Perhaps this is an opportunity for real change
When I first received the flyer for the Black Lives Matter march/protest in Bermuda last Sunday, I honestly did not think much of it.
Well, frankly as a black man, who has been to many marches and protests, not much has changed for the better for black people in Bermuda or anywhere in the world.
So, really, what is one more march in Bermuda going to do?
Perhaps I was wrong.
In the days before the march, it seems this event had gained momentum among many from all walks of life: • Young
• Not so young
• Not so black
Was it because it was trending globally?
Or was it because people are ready to see fundamental change to systematic racism in Bermuda and the wider world?
Only those who attended could honestly answer that question for themselves.
Well, according to the Bermuda Police Service, more than 7,000 persons turned up for one of the most historic events in Bermuda’s history. There has never been a time that we have seen persons of all colours, all nationalities, all genders and I suspect all Cup Match affiliations gathered for racial justice.
Any Bermudian attending or viewing via social media would have had to pause and shed a tear to see this kaleidoscope of humanity gathered for an occasion such as that.
That in itself is historic.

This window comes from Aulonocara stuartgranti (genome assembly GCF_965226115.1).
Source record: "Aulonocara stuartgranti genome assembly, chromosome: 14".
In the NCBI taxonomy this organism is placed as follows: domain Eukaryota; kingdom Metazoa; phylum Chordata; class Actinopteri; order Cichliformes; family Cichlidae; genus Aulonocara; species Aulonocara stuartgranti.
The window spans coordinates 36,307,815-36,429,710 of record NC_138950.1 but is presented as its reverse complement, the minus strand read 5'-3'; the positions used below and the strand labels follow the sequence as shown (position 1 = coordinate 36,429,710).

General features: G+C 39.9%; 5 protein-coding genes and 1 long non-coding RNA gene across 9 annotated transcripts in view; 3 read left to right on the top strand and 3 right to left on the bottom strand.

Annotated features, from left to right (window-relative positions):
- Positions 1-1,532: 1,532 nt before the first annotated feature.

I suspect many would have been protesting racism openly for the first time in their lives.
For others, this will have been be the umpteenth time that they have stood on the front lines.
A time for honesty
Fortunately, we do not have the level of police brutality as seen in other parts of the world. However, we have something so ingrained in our culture, customs and mindsets that we do not even realise is just as destructive to black Bermudians.
It is, perhaps, an opportunity for us a country to be honest about the wide range of longstanding, structural racism that we live with in Bermuda — knowingly or unknowingly:
• Unfair job hiring practices
• Unequal real estate values between black and white homeowners
• Unequal pay scales between blacks and whites
• Unequal job promotion opportunities
• Unequal access to credit to start businesses
So, to those that are now waking up to these realities, we say give thanks to the organisers and all those who turned up.
The late Eva Hodgson, PhD, OBE, surely cried tears from heaven, both before and after the gathering.
There are many whites and blacks and all other shades who had never publicly protested against racism but turned up on Sunday. Please know the fight for racial equality goes on long after the march and impassioned speeches are over.
No government in the world can legislate away racism.
True equality starts in the classrooms, in the boardrooms, in the realtors’ offices, in human resources offices and in our homes.
Most of all, true racial equality starts in our hearts.
• Christopher Famous is the government MP for Devonshire East (Constituency 11). You can reach him on WhatsApp at 599-0901 or e-mail firstname.lastname@example.org
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